Ineffective Acer loses out in EMEA PC battle


Ineffective Acer loses out in EMEA PC battle

Alex Scroxton

PC Ryan McVay.jpgAcer has dropped down the PC shipment league table in the second quarter with its low price, high volume business model branded "no longer effective" by industry watchers Gartner.

So far this year, the troubled vendor has canned its CEO and written off over $100m worth of inventory. It shipped 9.2 million units worldwide during the three months to 30 June, down from 11.6 million last year, representing 10.9 per cent of the market and allowing Dell and Lenovo to surge ahead.

The picture for Acer in EMEA was grimmer still, said Gartner, with preliminary Q2 figures suggesting its marketshare fell 35 per cent year-on-year to 14.1 per cent, as it cleared 3 million units out of distribution and dragged down the rest of the market, which shrank by 4.8 per cent overall.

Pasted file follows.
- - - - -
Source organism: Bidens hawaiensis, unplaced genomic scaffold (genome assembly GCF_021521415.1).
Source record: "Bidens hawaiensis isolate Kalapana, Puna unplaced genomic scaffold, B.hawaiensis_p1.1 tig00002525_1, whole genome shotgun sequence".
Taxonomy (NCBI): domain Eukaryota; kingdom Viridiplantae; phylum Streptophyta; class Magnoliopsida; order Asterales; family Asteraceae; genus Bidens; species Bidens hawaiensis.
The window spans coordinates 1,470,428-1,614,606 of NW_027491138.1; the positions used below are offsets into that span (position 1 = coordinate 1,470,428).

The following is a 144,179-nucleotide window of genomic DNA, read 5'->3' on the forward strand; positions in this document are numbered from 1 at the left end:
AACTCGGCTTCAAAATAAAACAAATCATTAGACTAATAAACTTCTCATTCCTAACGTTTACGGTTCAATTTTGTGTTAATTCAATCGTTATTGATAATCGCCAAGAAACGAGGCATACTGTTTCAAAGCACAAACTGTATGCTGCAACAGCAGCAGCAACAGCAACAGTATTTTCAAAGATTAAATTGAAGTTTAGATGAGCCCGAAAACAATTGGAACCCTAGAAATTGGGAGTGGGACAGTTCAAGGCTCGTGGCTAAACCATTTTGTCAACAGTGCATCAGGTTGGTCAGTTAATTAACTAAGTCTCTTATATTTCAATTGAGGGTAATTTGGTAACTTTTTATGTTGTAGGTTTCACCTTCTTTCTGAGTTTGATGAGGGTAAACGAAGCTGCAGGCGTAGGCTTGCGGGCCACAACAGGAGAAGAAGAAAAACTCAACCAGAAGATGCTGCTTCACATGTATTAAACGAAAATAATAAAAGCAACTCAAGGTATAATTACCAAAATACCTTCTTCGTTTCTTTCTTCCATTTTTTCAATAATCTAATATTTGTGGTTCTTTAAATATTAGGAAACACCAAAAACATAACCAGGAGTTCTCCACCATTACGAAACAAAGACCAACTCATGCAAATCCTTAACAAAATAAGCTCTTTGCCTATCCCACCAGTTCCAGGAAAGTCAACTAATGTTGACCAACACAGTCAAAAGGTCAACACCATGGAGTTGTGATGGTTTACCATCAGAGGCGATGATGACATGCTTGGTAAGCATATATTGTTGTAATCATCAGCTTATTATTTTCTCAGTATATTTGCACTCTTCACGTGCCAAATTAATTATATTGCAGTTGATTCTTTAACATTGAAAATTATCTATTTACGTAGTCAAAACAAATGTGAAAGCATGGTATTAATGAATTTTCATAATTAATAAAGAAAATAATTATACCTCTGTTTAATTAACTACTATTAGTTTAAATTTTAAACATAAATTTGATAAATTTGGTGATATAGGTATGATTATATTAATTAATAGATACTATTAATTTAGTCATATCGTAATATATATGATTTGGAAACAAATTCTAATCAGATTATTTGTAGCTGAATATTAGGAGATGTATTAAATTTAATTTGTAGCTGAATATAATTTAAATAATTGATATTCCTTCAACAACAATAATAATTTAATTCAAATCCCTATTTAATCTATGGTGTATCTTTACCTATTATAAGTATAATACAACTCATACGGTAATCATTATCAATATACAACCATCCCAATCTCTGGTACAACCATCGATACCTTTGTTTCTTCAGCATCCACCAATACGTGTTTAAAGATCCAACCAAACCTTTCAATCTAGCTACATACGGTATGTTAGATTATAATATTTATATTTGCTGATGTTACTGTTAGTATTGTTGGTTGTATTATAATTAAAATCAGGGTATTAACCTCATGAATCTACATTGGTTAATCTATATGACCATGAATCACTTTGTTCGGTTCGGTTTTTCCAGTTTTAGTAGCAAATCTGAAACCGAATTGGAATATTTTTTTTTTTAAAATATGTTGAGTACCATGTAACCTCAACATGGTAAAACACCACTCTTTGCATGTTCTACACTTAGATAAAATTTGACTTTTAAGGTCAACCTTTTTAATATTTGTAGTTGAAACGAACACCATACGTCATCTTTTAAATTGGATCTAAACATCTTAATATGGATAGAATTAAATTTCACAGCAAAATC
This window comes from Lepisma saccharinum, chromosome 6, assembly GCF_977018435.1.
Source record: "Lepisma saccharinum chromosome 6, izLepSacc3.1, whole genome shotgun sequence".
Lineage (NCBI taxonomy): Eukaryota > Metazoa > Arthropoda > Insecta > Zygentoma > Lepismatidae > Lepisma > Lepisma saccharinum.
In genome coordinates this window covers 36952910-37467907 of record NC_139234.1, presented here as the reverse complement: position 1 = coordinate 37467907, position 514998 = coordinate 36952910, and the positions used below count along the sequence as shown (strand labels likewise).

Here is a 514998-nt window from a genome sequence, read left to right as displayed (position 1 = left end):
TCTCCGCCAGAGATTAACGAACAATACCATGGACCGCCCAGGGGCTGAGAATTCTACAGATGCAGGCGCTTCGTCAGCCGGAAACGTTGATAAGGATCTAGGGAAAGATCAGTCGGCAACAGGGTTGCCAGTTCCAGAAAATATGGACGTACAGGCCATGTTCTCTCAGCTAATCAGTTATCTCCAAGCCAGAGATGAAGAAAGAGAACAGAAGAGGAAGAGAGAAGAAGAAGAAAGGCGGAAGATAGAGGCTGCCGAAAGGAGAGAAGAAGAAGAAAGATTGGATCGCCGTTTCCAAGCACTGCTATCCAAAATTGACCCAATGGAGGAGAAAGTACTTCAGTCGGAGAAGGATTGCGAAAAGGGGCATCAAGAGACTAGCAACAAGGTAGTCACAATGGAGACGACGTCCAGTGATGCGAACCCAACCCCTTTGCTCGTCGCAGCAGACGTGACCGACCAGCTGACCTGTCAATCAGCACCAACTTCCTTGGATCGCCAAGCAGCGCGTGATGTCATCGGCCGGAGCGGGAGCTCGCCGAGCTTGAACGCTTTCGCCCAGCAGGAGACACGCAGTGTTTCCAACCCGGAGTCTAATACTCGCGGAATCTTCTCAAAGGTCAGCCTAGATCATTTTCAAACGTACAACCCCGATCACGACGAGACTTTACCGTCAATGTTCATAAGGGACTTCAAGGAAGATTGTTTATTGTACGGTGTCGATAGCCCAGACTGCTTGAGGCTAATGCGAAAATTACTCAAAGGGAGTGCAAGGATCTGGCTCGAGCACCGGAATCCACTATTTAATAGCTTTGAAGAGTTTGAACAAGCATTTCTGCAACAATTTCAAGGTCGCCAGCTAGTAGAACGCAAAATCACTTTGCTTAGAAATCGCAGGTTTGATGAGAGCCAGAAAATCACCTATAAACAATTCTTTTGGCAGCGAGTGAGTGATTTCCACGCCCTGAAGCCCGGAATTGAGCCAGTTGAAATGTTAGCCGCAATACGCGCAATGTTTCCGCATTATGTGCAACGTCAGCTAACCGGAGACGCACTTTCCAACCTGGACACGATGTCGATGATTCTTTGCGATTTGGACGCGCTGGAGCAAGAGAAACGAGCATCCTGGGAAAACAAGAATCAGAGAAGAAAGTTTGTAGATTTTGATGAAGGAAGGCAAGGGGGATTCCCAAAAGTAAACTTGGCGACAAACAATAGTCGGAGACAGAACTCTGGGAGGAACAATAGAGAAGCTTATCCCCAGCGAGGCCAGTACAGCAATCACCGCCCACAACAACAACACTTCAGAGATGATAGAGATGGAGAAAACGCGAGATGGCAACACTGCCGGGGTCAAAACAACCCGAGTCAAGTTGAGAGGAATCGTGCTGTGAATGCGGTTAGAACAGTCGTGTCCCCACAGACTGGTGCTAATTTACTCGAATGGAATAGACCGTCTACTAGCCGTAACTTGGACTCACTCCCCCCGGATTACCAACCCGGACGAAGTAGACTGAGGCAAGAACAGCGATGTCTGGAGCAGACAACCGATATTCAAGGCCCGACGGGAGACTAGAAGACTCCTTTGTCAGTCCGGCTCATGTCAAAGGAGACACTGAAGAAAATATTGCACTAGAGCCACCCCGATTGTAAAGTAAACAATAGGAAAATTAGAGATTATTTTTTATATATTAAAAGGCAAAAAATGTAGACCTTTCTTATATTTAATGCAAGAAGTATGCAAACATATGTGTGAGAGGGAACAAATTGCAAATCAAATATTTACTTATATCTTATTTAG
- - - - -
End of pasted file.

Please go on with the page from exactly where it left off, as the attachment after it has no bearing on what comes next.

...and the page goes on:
This left HP able to retake the leading position with 21.4 per cent of the market.

"Acer's weak performance contributed nearly 55 per cent to the decline of the EMEA PC market in the second quarter of 2011," said Gartner research director Ranjit Atwal. "If we remove Acer, the EMEA PC market would have showed a three per cent growth year-on-year."

Weak consumer demand in EMEA continued during the quarter, said Atwal, but demand in the business sector picked up as organisations released budgets to migrate to Windows 7, with Dell the main beneficiary of this trend.

Third place in the region was held by Dell, which commands 10.5 per cent of the market, up 9 per cent. Fourth placed Asus saw its share down 2.4 per cent to 8.7 per cent, and Lenovo came in fifth, up 2.6 per cent to 5.8 per cent.

Worldwide PC shipments were up 2.3 per cent in the second quarter to 85.2 million units, below Gartner's earlier projections.

Principal analyst Mikako Kitagawa said the market was shifting to modest but steady growth, adding that vendors were having to deal with significant inventory build-up, changes to their product mix and continuing sluggishness in mature consumer markets.

Photo courtesy: Thinkstock/Ryan McVay

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